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For military veterans, colleges can ease the way to civilian life

Christopher Bonaccolta at work in Middlesex Community College’s Veterans Resource Center in Bedford.Handout

Karen Connick’s role at Quincy College’ fits like a glove. The retired colonel spends her days helping students navigate the distance between service life and student life.

Her efforts have helped the college receive a gold rating from Military Friendly, a Pennsylvania-based company that ranks schools around the country based on how well they support veterans in their transition to civilian life.

“I just retired from 30 years in the Army,” said Connick, the college’s military and veterans’ services specialist. “A lot of the big mystery sometimes is just navigating the paperwork for a lot of the young men and women coming out of the service. It’s come in so handy to speak the same language, so to speak, with the [Department of Veterans Affairs].”

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Quincy College, which has about 250 veterans enrolled, is the only Massachusetts school to make Military Friendly’s top 10 lists for 2018-2019. In all, 24 colleges in the state received ratings, including Massachusetts Bay Community College and Bunker Hill Community College, which earned silver, and Middlesex Community College and the University of Massachusetts Lowell, which earned bronze.

The founders of Military Friendly are Navy veterans who noticed the lack of support available to men and women leaving military service. In 2003 they launched their survey, which now contacts more than 8,800 institutions and ranks them based on student retention, graduation rates, job placement, and participation in programs such as the VA’s Principal of Excellence and Veteran Success on Campus Program.

Timothy Quinn, coordinator of the Veterans Resource Center at Middlesex Community College in Bedford, said his role is to ease the transition of “battle-hardened” veterans into the role of college students. This is no easy feat.

“In the post-9/11 world,” he said, “a lot of veterans are coming back with PTSD, mental ailments, traumatic brain injuries.”

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Middlesex, which also has a campus in Lowell, aids more than 300 veterans with programs such as yoga classes, meditation sessions, acupuncture, and other services to help with post-traumatic stress disorder, sleep, migraines, and focus.

Another program for veterans is smoking cessation, Quinn said. Many veterans smoked while in the service, and the stress of becoming a student and civilian can worsen the habit.

The school’s office of disability support services also works hand-in-hand with the veterans resource center. Alerting professors of special circumstances can help smooth class time for veterans. A morning class might become burdensome for a veteran with migraines. Sunglasses — which are usually not permitted in the classroom — can help the veteran evade the head-splitting pain.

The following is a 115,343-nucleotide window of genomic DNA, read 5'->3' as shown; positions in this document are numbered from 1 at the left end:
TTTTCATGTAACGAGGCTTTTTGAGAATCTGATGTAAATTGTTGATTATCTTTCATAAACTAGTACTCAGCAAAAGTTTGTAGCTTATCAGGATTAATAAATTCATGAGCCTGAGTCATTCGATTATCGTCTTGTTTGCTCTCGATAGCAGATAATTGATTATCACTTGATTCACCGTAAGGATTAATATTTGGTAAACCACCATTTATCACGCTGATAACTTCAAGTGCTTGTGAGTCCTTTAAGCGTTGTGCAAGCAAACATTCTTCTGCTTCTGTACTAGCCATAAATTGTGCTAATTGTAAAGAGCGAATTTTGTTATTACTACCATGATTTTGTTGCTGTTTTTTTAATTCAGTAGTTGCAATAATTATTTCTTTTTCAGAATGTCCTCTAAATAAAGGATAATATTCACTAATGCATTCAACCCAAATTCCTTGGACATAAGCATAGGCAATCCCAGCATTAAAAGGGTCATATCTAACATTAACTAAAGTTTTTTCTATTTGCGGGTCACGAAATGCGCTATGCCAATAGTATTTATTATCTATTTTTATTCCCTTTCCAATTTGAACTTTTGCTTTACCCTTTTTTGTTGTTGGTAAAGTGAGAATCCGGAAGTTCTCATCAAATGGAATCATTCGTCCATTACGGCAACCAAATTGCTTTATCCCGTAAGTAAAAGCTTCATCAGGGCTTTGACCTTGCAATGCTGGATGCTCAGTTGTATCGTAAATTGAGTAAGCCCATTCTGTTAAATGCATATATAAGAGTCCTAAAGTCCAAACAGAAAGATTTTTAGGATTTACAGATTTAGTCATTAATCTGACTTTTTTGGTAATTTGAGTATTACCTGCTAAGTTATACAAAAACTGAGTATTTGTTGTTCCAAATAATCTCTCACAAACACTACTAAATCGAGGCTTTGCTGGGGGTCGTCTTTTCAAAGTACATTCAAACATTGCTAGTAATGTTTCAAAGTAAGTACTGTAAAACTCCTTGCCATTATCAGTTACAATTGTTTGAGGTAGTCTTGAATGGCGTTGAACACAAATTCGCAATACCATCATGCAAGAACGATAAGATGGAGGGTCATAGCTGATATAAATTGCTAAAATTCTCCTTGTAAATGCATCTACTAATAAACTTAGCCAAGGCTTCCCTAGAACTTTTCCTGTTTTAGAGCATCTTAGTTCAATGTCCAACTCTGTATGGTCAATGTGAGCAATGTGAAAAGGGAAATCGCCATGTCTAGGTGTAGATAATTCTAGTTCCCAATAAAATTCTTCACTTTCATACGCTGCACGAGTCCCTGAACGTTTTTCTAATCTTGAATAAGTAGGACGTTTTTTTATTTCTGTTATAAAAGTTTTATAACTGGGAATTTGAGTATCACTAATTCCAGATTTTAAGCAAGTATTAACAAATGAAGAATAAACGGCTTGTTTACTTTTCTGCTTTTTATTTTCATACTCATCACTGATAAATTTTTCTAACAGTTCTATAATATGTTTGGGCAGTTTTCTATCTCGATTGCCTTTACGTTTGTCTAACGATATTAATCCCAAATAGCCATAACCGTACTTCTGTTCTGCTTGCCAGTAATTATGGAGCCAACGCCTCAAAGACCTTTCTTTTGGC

The question of when to begin is answered at Quincy College: When you are ready.

The school has courses that begin every month, with rolling admissions. This flexibility allows veterans to figure out “that work-life balance, or that family-life balance,” said Taggart Boyle, associate vice president of marketing and communications at the college.

If a veteran enrolls and has trouble adjusting, Connick can help. The office offers counseling sessions with “student success coaches,” she said, “for anyone who is hitting a bump . . . when life gets in the way.”

Beginning this month, the college will offer the two most popular degrees among veterans — criminal justice and business — completely online.

Johnathan Zepeda, a 22-year-old veteran who left Coast Guard service this year, has started taking classes for a degree in English at Quincy College. He said veterans can enrich a campus.

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“They have a different outlook on life,” Zepeda said, “a different approach to the way that they do things. Most, they have drive to succeed and be outstanding in their community.”

For more information about Quincy College’s programs for veterans, e-mail Karen Connick at kconnick@quincycollege.edu or call 617-405-5928. For more information about Middlesex Community College’s program, e-mail Timothy Quinn at quinnt@middlesex.mass.edu or call 781-280-3510. For more information about Military Friendly schools in your area, visit www.militaryfriendly.com/schools.


Cynthia Fernandez can be reached at cynthia.fernandez@globe.com.